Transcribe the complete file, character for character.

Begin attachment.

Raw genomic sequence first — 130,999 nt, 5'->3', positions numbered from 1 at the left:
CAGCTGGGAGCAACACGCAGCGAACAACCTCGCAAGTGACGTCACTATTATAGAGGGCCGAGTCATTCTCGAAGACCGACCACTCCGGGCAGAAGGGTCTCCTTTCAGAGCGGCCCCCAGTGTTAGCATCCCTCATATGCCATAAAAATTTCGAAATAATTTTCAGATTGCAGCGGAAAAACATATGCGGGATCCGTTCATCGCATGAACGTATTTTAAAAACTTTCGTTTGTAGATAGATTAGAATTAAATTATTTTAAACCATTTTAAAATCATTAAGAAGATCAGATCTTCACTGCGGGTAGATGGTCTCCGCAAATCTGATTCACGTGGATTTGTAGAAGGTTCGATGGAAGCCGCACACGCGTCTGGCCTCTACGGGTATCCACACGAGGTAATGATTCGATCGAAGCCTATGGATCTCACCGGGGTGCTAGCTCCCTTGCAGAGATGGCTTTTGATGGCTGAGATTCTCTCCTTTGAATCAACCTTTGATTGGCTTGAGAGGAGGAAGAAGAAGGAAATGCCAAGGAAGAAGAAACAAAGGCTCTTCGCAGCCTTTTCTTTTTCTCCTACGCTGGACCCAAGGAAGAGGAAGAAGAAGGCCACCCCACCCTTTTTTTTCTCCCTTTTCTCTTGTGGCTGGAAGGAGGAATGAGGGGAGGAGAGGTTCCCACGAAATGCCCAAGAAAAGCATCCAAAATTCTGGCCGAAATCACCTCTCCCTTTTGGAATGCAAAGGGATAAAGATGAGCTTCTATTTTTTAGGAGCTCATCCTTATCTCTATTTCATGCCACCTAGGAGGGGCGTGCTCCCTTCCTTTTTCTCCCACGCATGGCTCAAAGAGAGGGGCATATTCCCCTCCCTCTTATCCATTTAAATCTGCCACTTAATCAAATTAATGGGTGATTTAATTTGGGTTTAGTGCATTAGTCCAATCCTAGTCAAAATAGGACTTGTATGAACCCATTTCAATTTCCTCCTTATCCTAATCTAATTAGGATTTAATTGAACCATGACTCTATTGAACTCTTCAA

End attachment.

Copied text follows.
Raw genomic sequence first — 130,999 nt, 5'->3', positions numbered from 1 at the left:
CAGCTGGGAGCAACACGCAGCGAACAACCTCGCAAGTGACGTCACTATTATAGAGGGCCGAGTCATTCTCGAAGACCGACCACTCCGGGCAGAAGGGTCTCCTTTCAGAGCGGCCCCCAGTGTTAGCATCCCTCATATGCCATAAAAATTTCGAAATAATTTTCAGATTGCAGCGGAAAAACATATGCGGGATCCGTTCATCGCATGAACGTATTTTAAAAACTTTCGTTTGTAGATAGATTAGAATTAAATTATTTTAAACCATTTTAAAATCATTAAGAAGATCAGATCTTCACTGCGGGTAGATGGTCTCCGCAAATCTGATTCACGTGGATTTGTAGAAGGTTCGATGGAAGCCGCACACGCGTCTGGCCTCTACGGGTATCCACACGAGGTAATGATTCGATCGAAGCCTATGGATCTCACCGGGGTGCTAGCTCCCTTGCAGAGATGGCTTTTGATGGCTGAGATTCTCTCCTTTGAATCAACCTTTGATTGGCTTGAGAGGAGGAAGAAGAAGGAAATGCCAAGGAAGAAGAAACAAAGGCTCTTCGCAGCCTTTTCTTTTTCTCCTACGCTGGACCCAAGGAAGAGGAAGAAGAAGGCCACCCCACCCTTTTTTTTCTCCCTTTTCTCTTGTGGCTGGAAGGAGGAATGAGGGGAGGAGAGGTTCCCACGAAATGCCCAAGAAAAGCATCCAAAATTCTGGCCGAAATCACCTCTCCCTTTTGGAATGCAAAGGGATAAAGATGAGCTTCTATTTTTTAGGAGCTCATCCTTATCTCTATTTCATGCCACCTAGGAGGGGCGTGCTCCCTTCCTTTTTCTCCCACGCATGGCTCAAAGAGAGGGGCATATTCCCCTCCCTCTTATCCATTTAAATCTGCCACTTAATCAAATTAATGGGTGATTTAATTTGGGTTTAGTGCATTAGTCCAATCCTAGTCAAAATAGGACTTGTATGAACCCATTTCAATTTCCTCCTTATCCTAATCTAATTAGGATTTAATTGAACCATGACTCTATTGAACTCTTCAA